You Are a Star (In More Ways Than One)

>> Saturday

The molecules you're made of were made in a sun. That sun (or star) lived a full sun life — a billion, two billion, maybe five billion years — and then at the end of its life it went supernova and exploded, creating a huge cloud of stardust. We know this because the heavy elements existing in such abundance on earth are created in the nuclear furnace of a star.

The dust accumulated, pieces drawn together by their own gravity, and eventually settled into our solar system as we know it.

Not only is all life on earth star stuff, but you are solar powered. The energy from the sun is captured by plants and then converted by you into energy.

And the evolutionary path that led to us was further helped by another star's supernova explosion which created another vast dust cloud filled with radiation. Our solar system passed through that radiation cloud and it caused massive mutations in the early life forms on earth, leading life into new directions, one of which led to you.

You are made up of an old star. You are fueled by a star. Your genetic evolution was crucially influenced by a star.

And when you die, you will become star dust.

Adam Khan is the author of Antivirus For Your Mind: How to Strengthen Your Persistence and Determination and Feel Good More Often and co-author with Klassy Evans of Viewfinder: How to Change the Way You Look at Things.


For a Great Mood, Stick to the Basics

>> Sunday

I see my work as beginner material. And I'm not saying that to insult my work. Not at all. The most important material in any field is fundamental and not fancy. It is beginner material. Most of the greatest gains come from the most basic methods.

Think about that. When you're trying to improve your mood, almost all the benefit comes from just a few basic techniques. The ignorance of this fact sends people on time-wasting goose-chases.

For example, I know a young man who drinks wheat grass, uses healing magnets in his shoes, and drinks water only if it is filtered. But he doesn't exercise. In my opinion, exercise is beginner material. It is basic and fundamental and would produce more real gains to his state of health and well-being than all the esoteric stuff combined. There are hundreds of studies showing how effective and important exercise is, and there are only scattered reports or mere anecdotal evidence that the other three things I mentioned make much of a difference or do any good at all.

If the basics are already in place, and you've got extra time and money for more questionable things, by all means go for it. But if the most important basics are not taken care of, forget the esoteric things.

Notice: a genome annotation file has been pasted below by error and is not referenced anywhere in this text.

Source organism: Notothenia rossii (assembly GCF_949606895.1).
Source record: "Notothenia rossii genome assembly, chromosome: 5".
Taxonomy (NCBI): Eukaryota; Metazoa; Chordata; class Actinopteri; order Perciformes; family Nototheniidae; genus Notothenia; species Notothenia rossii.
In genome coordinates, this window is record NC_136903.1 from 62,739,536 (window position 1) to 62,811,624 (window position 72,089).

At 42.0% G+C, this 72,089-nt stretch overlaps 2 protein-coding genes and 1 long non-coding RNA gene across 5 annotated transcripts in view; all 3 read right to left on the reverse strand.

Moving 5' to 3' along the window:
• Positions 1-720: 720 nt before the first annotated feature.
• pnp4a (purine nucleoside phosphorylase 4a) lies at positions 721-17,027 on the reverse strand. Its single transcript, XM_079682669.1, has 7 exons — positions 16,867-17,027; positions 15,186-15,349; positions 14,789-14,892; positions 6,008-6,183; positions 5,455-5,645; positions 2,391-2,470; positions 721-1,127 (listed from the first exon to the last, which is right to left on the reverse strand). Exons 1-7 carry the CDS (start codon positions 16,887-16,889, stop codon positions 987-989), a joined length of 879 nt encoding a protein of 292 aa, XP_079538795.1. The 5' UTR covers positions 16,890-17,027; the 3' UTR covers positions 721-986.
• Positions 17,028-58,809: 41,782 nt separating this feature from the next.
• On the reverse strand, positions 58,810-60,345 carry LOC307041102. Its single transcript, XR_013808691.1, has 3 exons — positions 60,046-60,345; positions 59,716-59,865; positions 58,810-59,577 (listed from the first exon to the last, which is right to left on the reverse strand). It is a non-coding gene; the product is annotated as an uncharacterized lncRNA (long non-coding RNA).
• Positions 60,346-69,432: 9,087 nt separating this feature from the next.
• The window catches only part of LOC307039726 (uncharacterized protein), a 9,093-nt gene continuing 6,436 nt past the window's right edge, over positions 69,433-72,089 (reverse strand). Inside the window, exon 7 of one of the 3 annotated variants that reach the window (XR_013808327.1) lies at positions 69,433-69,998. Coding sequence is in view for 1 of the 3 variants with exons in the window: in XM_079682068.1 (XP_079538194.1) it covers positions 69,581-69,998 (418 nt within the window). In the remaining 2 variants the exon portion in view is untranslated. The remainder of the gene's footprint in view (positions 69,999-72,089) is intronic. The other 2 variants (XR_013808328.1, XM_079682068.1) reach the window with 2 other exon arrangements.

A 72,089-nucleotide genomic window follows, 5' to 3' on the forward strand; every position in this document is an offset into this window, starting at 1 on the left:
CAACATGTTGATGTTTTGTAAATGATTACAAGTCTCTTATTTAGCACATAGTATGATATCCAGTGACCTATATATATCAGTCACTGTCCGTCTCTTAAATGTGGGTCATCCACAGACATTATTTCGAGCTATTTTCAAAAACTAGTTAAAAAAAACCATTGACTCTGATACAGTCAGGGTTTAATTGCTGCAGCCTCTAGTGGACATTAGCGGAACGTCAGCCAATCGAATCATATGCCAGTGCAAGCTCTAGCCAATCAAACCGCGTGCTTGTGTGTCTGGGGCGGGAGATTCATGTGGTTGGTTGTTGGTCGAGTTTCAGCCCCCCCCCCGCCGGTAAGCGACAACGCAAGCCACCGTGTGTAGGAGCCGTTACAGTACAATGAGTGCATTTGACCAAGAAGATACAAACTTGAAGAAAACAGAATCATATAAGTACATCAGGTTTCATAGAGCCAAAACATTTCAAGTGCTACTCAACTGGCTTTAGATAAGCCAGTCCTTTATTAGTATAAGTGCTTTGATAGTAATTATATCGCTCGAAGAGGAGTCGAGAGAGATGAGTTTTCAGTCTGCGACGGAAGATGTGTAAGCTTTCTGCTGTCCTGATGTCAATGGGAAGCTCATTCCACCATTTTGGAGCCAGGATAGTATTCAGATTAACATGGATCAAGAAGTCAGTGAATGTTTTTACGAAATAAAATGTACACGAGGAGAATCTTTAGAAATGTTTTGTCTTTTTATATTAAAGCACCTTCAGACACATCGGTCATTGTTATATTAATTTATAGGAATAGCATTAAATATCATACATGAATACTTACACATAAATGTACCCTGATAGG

There are a few things in life that are really important. All else is secondary and even superfluous. But there's only one problem: The fundamentals are boring to an inquisitive mind like yours, so it wanders off and wants to get fancy. But to really be in a good mood a lot of the time you need to keep coming back to the basic fundamentals.

No matter what you're trying to accomplish, you will do best if you concentrate most of your effort on the most basic and fundamental things.

Earl Nightingale once had a conversation with his friend, Dr. L.D. Pankey. Nightingale was looking at a picture of one of Pankey's classes he taught for the people in his profession every year, when he noticed that there were some familiar faces — faces he'd seen in pictures of earlier classes.

"I notice many of the people who took your course a year ago took it again this year," said Nightingale, "What did you teach them this year that you didn't teach them last year?"

"Nothing," replied Pankey, "I teach them the same thing every year, not only in this country but abroad as well. Oh, I add to it each year, as I learn new things. But basically, it's the same course every year."

"Do you mean you teach the same things to the same people all over again?"

"That's right," said Pankey. He looked up at Nightingale. "When you find your golf game isn't as good as you'd like it to be," he said, "or you suddenly find the ball isn't going where you want it to go, and you can't quite put your finger on what's wrong, what do you do?"

Nightingale didn't have to think about that one. "Well, I go back to the pro for some lessons."

"That's right. And what does he teach you? Does he teach you something new about the game — something you didn't know at some time before? Or does he merely remind you once again of the basic fundamentals that, if you'll but be guided by them, will result in your getting the kind of score you'll be happier with?"

The idea of coming back to basics is itself a basic and needs reminding too. And one of the most enjoyable ways to re-learn the basics is to teach them to others. No doubt, as you read the articles on this blog, you'll learn some useful things you'll be able to teach your friends, and by teaching them, they will benefit and you will learn it better. That's a finding that has schools changing their curricula.

In tutoring programs in the past, they would take kids who excelled and let them teach kids who weren't doing very well. But recently, a different approach has shown a tremendous amount of promise: Taking average or below-average students and having them teach students two grades lower — fourth graders tutoring second graders, for example.